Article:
Interviewing a man who admits to raping a woman is unpleasant, but important.

Here was someone willing to own up to doing the very thing we are all talking about; sexual assault.

We found him because he was prompted by the growing #MeToo movement to post #IHave on social media.

I didn't expect him to want to talk, but to my surprise he agreed.

He was even willing to do it with his face on camera.

We chose to make him anonymous to avoid compounding the chance that his victim is identified.

I ended up face to face in a conference room in a place we cannot name, talking about what he did more than three decades ago and why.

Here's a summary:

Two young people, casual acquaintances, alone in a room after a party.

A consensual encounter.

Withdrawal of consent.


The "why" bit was the most brutal – in essence, it was because he wanted sex.

In his own words, his victim did not matter.

Alcohol was a factor but not an excuse, he said.

Image:A march for survivors of sexual assault recently took place in Hollywood

It is also possible, he thought, that his behaviour was in part underpinned by a society-wide attitude that women's bodies were not their own, and their needs less important.

But at his core, he knew what he was doing was wrong, and did it anyway because he wanted to.

Simple as that.

Now, moved by this seismic moment of reckoning, he has come forward to express what I thought was genuine shame and regret, in the hopes of doing some good after causing so much harm.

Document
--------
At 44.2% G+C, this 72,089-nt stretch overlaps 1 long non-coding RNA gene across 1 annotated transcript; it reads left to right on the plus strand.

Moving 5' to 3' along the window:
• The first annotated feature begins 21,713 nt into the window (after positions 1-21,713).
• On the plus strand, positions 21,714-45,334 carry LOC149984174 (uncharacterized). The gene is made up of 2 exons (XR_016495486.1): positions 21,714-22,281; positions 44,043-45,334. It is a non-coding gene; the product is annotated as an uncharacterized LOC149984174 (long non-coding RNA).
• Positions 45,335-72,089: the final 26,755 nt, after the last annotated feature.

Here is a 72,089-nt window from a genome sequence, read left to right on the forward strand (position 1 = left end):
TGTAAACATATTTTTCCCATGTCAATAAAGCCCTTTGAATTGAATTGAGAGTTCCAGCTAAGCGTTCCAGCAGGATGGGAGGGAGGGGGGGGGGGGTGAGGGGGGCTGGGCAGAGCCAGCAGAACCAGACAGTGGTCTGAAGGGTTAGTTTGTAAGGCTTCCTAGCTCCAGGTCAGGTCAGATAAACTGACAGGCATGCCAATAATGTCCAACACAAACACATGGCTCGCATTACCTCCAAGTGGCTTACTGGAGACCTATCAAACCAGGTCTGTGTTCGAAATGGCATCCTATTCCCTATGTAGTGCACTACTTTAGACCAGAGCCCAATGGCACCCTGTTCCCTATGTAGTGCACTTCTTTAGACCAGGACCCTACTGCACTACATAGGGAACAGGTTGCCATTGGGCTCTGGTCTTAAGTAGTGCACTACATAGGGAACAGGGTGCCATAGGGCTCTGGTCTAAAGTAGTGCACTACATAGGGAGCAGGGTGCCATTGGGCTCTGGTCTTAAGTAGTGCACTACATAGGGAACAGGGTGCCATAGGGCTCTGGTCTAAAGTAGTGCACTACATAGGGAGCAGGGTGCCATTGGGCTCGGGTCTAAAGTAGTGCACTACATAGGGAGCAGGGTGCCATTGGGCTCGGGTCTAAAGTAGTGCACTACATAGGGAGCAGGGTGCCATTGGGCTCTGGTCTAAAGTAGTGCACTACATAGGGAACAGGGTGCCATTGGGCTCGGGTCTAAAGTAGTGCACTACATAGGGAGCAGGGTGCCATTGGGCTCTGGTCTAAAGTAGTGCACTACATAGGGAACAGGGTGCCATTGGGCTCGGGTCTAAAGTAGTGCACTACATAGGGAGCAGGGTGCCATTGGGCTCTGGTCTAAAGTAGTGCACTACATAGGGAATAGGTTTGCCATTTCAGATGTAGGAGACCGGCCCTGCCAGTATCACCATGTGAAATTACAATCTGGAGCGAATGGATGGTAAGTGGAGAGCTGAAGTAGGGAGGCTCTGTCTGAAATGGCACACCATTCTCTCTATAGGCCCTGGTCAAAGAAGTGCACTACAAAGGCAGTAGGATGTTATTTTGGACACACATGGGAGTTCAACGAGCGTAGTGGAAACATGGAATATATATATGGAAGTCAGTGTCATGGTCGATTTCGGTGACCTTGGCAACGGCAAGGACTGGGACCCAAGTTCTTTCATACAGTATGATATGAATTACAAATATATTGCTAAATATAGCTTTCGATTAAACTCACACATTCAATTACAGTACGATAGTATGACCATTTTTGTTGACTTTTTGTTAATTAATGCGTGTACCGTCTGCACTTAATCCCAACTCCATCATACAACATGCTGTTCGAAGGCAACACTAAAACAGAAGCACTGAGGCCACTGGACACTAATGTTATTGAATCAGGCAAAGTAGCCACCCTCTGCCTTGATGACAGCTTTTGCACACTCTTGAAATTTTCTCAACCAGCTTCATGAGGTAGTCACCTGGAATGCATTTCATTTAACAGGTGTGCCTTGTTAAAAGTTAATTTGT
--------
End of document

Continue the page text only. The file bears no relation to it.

As far as he knows, his victim did not report the rape, and he was never charged.

Of course, some of it is about making himself feel better, about recovery from addiction and in the end, personal redemption.

He also acknowledges that he will never be able to repair the damage he did to his victim.

Regret will never be enough.

But does that render his contribution irrelevant, however hard it is to listen to?

I do not think so.

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Video:Watch: Face to face with a rapist

I would argue that frank conversations like this one are central to enhancing our grasp of what we have now come to realise is a pervasive problem.

Outrage, anger, fear, vengefulness – all these things are understandable as we grapple with the scale and the injustice of sexual harassment, abuse and assault.

But this was a chance to understand more, not less, about what is going on.

Victims of sexual harassment, sexual assault, sexual abuse and their supporters protest during a #MeToo march in Hollywood, California on November 12, 2017. Several hundred women gathered in front of the Dolby Theatre in Hollywood before marching to the CNN building to hold a rally. / AFP PHOTO / Mark RALSTON (Photo credit should read MARK RALSTON/AFP/Getty Images)
Image:Sexual harassment victims and their supporters protest during a #MeToo march

I would also argue that those who transgress the boundaries of our society, however heinously, should be drawn in to open discussion about what needs to happen to stop those transgressions, not excluded from it.

What if his words prompt similar honesty from others and in turn helps advance our cultural conversation?

What if his words stop someone else assaulting a woman in the same way?

In the end, I think we ended up with a rare angle on a subject that seems to have left no part of society untouched.

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I think that is a good thing.

You can watch the interview and decide for yourself.

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